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Plastic and you (and me)

You have almost certainly heard of the proliferation of plastic pollution that is slowly suffocating the planet. Especially if you watched the final episode of the BBC’s Blue Planet II, narrated by the one and only David Attenborough.

When plastic was first invented, the fact that it was virtually indestructible was a major plus. Now that we’re unable to get rid of the stuff, and we’re finding it in remote locations, and in the gizzards of animals who live far away from human habitations, we’re a little less convinced. The problem is, it’s so damned convenient… in the short term, at any rate.

I’ve seen a few threads lately, where people have been happy to report that they put all their plastic into the recycling, so their consciences are clear. And, of course, they should be. Sadly, the authorities taking care of that recycling have not always been entirely transparent or above board in their disposal techniques. Part of that is because the volume of plastic we’re generating is just too great to be coped with. Especially since China has decided they’re no longer going to be the dumping ground for the world’s garbage.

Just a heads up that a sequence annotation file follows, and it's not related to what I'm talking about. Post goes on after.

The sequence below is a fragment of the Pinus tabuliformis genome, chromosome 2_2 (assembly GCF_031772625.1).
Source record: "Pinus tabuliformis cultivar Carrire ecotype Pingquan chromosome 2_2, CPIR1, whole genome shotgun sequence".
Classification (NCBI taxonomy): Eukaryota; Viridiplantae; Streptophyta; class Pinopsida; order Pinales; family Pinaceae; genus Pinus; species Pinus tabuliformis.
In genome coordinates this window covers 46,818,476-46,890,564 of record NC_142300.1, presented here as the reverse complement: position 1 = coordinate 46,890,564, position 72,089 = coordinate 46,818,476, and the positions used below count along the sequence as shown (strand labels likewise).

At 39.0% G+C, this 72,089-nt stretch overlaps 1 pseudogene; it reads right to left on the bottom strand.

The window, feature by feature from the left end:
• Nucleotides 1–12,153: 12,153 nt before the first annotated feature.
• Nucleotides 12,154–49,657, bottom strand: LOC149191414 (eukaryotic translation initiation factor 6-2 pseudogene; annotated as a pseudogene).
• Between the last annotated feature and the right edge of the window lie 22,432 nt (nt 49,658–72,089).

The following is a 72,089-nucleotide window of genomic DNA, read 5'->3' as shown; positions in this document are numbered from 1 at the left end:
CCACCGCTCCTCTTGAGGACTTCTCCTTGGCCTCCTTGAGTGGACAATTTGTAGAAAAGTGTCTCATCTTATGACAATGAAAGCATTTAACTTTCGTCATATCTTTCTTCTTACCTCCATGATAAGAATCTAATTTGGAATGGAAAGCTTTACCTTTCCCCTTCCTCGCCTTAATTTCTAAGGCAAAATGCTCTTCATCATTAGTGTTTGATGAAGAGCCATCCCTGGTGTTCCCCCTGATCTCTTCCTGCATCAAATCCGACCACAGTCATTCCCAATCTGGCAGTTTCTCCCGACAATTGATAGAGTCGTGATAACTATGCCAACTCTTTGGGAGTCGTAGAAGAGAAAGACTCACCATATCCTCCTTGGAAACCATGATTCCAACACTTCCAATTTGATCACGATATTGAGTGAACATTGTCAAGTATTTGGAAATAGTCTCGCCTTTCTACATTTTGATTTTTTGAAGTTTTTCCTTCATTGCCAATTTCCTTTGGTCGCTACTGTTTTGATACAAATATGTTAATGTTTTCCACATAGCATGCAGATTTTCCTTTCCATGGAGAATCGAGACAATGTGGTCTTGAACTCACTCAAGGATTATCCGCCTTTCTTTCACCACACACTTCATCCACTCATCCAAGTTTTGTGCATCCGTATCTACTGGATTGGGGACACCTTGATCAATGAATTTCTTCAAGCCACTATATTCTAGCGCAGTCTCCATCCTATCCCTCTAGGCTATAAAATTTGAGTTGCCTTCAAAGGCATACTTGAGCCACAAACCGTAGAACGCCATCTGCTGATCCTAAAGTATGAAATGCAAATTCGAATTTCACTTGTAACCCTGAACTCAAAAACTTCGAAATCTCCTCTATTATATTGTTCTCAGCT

So now what? What can I do? I’m only one person!

You’re absolutely right, of course. And, as coincidence would have it, so am I. In fact, everybody is only one person. And what you can do is no less than what anyone else can do. Here is a list of some measures you can introduce to reduce the amount of plastic waste you generate.

  1. Take your own bags when you go shopping. Those plastic shopping bags are an absolute scourge! And don’t use those really flimsy plastic bags provided for fruit and veg (they just rip, anyway!). If the supermarket has a weigh-your-own option, just stick the label to one of the pears/potatoes/whatever. Or weigh the loose items, pop them into a reusable bag, and hand the printed label(s) to the cashier. If they don’t have such an option, the cashier is perfectly capable of weighing loose items.